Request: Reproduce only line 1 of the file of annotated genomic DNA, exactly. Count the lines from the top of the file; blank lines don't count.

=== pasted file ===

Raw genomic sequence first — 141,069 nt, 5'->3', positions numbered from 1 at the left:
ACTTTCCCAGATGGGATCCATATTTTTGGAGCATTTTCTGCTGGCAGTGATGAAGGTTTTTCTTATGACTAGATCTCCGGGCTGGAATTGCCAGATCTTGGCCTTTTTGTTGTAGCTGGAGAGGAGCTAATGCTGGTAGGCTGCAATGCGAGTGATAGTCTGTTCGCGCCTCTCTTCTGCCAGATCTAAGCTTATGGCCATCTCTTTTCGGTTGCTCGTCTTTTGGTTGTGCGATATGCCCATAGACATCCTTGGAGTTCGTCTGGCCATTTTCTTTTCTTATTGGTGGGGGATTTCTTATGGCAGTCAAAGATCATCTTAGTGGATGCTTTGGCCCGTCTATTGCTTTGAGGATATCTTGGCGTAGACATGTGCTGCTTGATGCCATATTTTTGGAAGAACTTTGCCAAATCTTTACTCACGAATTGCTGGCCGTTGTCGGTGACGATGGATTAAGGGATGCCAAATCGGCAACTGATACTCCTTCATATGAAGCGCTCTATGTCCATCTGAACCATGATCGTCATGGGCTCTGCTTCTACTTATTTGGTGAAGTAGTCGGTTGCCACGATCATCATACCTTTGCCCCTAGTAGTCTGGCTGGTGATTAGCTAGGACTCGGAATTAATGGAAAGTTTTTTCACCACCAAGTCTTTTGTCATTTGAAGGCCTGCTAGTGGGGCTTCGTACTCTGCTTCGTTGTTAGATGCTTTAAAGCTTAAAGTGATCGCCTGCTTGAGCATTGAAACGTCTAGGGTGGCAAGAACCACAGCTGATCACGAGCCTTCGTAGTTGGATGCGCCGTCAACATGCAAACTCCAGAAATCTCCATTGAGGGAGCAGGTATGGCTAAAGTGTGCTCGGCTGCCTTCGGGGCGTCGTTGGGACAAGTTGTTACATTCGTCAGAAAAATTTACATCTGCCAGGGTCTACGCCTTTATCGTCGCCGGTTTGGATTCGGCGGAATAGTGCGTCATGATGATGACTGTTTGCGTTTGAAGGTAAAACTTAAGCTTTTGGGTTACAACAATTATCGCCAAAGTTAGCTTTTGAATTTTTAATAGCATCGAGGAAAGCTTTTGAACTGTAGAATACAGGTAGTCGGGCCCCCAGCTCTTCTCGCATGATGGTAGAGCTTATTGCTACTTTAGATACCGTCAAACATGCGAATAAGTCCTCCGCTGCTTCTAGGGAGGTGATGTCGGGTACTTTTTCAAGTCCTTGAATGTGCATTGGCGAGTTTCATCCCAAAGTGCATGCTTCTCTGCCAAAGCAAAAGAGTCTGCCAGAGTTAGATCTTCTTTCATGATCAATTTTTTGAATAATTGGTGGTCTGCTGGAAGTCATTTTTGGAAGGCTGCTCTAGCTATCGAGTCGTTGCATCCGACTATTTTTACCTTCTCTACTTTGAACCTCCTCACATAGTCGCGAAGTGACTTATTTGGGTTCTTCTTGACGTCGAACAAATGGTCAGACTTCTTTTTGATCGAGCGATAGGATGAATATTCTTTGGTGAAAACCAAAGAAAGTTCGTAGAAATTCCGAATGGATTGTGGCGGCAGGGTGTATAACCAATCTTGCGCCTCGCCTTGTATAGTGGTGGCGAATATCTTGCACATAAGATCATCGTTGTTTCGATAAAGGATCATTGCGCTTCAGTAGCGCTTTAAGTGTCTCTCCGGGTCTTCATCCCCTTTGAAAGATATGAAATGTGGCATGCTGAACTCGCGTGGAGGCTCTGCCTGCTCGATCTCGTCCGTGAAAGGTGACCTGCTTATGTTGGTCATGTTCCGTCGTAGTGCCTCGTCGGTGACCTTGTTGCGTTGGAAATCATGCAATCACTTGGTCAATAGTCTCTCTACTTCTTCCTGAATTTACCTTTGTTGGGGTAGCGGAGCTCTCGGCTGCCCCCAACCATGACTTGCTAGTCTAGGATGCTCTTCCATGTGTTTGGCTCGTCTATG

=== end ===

Raw genomic sequence first — 141,069 nt, 5'->3', positions numbered from 1 at the left: